Singapore in numbers - Government revenues
The Singapore budget was revealed and debated in Mar 2018; and one of the more controversial aspects of the budget was the discussion on raising the Goods and Services Tax (GST) from the current 7% to 9-10% by 2021 to 2025. The GST hike was proposed to fund growing government expenditures; including social spending in the face of the ageing population, infrastructure investments (e.g. upgrading the MRT network, Changi Airport Terminal 5 etc.). And this started many debates on alternatives to funding future government needs, when it could/should occur etc.
But it also occurred to us at FYT that many of us don’t know as much as we should about the government budget to have an informed discussion about the topic. Clearly this is a complicated topic, but some awareness grounded in data can help.
DID YOU KNOW...
The Singapore Government collected over SG$75B in revenue in FY2017; which constitutes 16.6% of GDP. It should be noted however, that among high income countries, it is not high at all.
The median tax revenue as a percentage of GDP for high income countries is about 22.1%
Iceland having the highest at 38.5% and the United Arab Emirates the lowest being close to Zero.
Singapore’s tax revenue as a percentage of GDP sits just below the 25th percentile
It should be noted that the Singapore Government tax revenue as a percentage of GDP has been growing; from 14.8% in FY2013 to 16.6% in FY2017. Despite this growth, Singapore still collects less from the GDP than most other high-income countries.
Where do government revenues come from?
There are 14 categories of sources of government operating revenue. Barring some one-time spikes, their respective share contribution has remained quite consistent over time.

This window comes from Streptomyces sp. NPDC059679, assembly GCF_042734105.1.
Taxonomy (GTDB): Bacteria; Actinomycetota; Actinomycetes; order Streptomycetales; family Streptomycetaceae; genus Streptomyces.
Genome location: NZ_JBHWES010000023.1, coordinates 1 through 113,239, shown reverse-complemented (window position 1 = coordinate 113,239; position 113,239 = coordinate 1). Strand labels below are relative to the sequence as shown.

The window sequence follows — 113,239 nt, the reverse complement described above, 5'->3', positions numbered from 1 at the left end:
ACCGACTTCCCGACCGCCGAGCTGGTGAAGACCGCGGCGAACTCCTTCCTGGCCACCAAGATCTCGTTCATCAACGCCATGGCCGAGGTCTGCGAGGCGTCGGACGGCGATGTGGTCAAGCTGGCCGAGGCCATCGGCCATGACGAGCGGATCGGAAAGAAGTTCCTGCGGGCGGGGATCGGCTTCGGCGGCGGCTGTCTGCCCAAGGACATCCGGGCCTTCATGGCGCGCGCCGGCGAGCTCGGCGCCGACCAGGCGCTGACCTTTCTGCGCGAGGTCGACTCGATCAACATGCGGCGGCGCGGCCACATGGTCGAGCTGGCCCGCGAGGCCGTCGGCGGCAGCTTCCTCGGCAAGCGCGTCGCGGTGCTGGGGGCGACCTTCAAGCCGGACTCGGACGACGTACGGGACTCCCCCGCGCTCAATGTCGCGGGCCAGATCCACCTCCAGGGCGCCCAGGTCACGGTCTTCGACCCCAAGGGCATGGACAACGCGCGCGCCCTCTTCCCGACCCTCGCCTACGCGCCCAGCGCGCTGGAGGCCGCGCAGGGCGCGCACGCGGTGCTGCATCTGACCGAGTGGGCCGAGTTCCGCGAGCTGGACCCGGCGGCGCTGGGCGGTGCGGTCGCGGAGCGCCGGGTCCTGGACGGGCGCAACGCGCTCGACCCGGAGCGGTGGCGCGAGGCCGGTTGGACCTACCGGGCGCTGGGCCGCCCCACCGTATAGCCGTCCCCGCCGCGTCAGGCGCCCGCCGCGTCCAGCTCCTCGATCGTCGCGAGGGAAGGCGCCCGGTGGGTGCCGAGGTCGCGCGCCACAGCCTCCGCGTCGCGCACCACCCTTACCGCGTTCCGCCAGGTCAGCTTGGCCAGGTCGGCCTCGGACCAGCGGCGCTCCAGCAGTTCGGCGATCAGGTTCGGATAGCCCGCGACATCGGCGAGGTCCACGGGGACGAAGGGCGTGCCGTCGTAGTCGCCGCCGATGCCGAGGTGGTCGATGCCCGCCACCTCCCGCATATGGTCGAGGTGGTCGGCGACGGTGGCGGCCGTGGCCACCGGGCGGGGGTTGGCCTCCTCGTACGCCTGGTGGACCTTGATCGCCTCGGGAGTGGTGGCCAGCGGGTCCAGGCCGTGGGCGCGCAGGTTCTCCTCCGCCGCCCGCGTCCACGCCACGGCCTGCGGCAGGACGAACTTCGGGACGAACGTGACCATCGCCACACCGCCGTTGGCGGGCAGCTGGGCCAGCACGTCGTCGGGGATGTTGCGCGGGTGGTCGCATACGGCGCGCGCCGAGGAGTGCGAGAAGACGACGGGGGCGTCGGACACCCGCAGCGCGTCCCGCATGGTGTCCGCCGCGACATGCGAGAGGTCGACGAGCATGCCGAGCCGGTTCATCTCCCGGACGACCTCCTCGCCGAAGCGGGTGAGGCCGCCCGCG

The top 4 sources of government tax revenues make up over 50% of total government revenue
Corporate taxes bring in the largest portion (20-23%); followed by
Goods and Services Tax (14-16%)
Personal Income Tax (14-15%)
Vehicle quota premiums (5- 8%)
Key observations and considerations
As with any call to raise taxes, it also raises concerns about the impact to the cost of living and disposal income for the citizens in the country. And in Singapore, where it has been consistently ranked as one of the most expensive cities to live in, the concerns are quite valid.
But as the data demonstrates, Singapore’s tax revenue as a percentage of GDP is not high among high income countries (as defined by the Worldbank). But it has been growing over time since FY2013; from 14.8% in FY2013 to 16.6% in FY2017.
The top 4 sources make up over 50% of Government revenues are – Corporate Tax (20-23%), Goods and Services Tax (14-16%), Personal Income Tax (14-15%) and Vehicle quota premiums (5- 8%). Per the budget debates in parliament, the idea of raising the GST from 7% to 9% in the future; this was intended to fund future government spending (i.e. healthcare and social spending in response to rapid ageing, new infrastructure investments). While GST is quite sizeable and clearly could be one efficient option to increase government funding, it is certainly not the only option.
At FYT, we hope that found this useful and we hope that short article could contribute to more informed and objective discussion on the topic. Look out for more form our series of research.